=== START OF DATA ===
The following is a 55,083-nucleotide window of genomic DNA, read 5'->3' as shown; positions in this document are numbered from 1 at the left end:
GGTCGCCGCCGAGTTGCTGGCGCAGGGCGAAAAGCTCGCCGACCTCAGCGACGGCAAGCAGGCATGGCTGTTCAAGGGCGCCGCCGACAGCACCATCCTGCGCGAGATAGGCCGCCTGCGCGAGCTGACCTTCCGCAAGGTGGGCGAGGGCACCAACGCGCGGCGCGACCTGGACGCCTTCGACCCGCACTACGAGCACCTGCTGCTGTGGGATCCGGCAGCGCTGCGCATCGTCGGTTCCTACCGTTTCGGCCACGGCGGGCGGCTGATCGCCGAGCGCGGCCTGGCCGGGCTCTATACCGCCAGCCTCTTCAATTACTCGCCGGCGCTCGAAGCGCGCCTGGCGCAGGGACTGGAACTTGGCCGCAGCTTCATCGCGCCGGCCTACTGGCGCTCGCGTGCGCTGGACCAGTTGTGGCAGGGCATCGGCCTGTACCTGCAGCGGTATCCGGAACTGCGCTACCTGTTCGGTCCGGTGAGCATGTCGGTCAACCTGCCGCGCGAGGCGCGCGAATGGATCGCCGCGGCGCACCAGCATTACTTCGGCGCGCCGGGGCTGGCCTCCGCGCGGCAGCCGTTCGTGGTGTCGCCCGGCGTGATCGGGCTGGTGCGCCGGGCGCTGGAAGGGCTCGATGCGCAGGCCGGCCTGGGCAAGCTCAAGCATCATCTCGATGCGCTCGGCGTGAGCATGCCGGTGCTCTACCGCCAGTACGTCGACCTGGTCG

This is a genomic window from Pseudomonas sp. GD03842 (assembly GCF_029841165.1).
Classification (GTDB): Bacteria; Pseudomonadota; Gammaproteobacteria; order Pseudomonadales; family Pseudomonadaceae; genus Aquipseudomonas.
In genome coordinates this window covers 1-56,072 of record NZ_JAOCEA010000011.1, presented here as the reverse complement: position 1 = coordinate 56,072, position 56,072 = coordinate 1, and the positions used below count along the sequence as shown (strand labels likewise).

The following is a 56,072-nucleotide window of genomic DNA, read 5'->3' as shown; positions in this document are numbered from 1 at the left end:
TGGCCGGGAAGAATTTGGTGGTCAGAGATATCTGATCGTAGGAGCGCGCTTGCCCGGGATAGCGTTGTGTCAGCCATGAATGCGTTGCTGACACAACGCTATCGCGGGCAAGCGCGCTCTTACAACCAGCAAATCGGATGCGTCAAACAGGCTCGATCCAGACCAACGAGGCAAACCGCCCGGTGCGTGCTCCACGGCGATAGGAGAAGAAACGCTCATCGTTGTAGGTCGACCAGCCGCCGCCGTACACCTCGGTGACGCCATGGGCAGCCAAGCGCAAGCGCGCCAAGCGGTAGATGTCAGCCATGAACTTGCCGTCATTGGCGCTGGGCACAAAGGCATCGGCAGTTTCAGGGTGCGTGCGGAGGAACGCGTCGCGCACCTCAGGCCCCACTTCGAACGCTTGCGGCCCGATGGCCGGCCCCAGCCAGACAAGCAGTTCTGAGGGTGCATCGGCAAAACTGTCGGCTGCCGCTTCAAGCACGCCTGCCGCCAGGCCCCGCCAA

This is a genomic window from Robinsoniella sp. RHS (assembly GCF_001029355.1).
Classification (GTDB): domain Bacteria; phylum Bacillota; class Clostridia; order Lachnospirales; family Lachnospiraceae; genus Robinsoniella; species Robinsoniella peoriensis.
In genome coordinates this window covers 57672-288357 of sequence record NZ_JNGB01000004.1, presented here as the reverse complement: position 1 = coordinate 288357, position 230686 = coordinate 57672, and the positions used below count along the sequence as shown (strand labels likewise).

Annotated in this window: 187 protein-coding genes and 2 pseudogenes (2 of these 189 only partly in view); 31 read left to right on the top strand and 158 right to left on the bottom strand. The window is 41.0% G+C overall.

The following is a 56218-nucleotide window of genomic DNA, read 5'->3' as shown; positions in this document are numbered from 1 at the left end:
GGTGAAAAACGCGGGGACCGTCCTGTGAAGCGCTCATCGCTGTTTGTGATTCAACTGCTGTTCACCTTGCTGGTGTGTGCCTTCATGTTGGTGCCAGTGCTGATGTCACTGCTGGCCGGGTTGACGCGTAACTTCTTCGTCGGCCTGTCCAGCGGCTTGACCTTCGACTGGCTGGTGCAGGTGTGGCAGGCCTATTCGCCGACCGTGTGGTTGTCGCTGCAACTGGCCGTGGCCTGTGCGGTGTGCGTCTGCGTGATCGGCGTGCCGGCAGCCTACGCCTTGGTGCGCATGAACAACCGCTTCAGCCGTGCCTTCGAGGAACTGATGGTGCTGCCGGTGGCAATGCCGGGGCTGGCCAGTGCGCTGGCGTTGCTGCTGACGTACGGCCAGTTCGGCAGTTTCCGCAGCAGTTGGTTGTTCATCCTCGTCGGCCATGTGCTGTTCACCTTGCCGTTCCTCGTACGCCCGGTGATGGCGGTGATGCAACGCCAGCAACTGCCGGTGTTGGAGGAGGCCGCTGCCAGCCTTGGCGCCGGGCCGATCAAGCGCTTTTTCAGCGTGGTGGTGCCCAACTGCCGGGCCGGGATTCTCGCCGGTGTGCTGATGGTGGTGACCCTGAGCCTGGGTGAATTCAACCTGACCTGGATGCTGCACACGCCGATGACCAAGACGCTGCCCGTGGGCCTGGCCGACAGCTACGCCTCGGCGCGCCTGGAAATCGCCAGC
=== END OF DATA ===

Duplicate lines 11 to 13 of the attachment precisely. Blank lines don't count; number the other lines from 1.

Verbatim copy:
Annotated in this window: 187 protein-coding genes and 2 pseudogenes (2 of these 189 only partly in view); 31 read left to right on the top strand and 158 right to left on the bottom strand. The window is 41.0% G+C overall.

The following is a 56218-nucleotide window of genomic DNA, read 5'->3' as shown; positions in this document are numbered from 1 at the left end:
GGTGAAAAACGCGGGGACCGTCCTGTGAAGCGCTCATCGCTGTTTGTGATTCAACTGCTGTTCACCTTGCTGGTGTGTGCCTTCATGTTGGTGCCAGTGCTGATGTCACTGCTGGCCGGGTTGACGCGTAACTTCTTCGTCGGCCTGTCCAGCGGCTTGACCTTCGACTGGCTGGTGCAGGTGTGGCAGGCCTATTCGCCGACCGTGTGGTTGTCGCTGCAACTGGCCGTGGCCTGTGCGGTGTGCGTCTGCGTGATCGGCGTGCCGGCAGCCTACGCCTTGGTGCGCATGAACAACCGCTTCAGCCGTGCCTTCGAGGAACTGATGGTGCTGCCGGTGGCAATGCCGGGGCTGGCCAGTGCGCTGGCGTTGCTGCTGACGTACGGCCAGTTCGGCAGTTTCCGCAGCAGTTGGTTGTTCATCCTCGTCGGCCATGTGCTGTTCACCTTGCCGTTCCTCGTACGCCCGGTGATGGCGGTGATGCAACGCCAGCAACTGCCGGTGTTGGAGGAGGCCGCTGCCAGCCTTGGCGCCGGGCCGATCAAGCGCTTTTTCAGCGTGGTGGTGCCCAACTGCCGGGCCGGGATTCTCGCCGGTGTGCTGATGGTGGTGACCCTGAGCCTGGGTGAATTCAACCTGACCTGGATGCTGCACACGCCGATGACCAAGACGCTGCCCGTGGGCCTGGCCGACAGCTACGCCTCGGCGCGCCTGGAAATCGCCAGC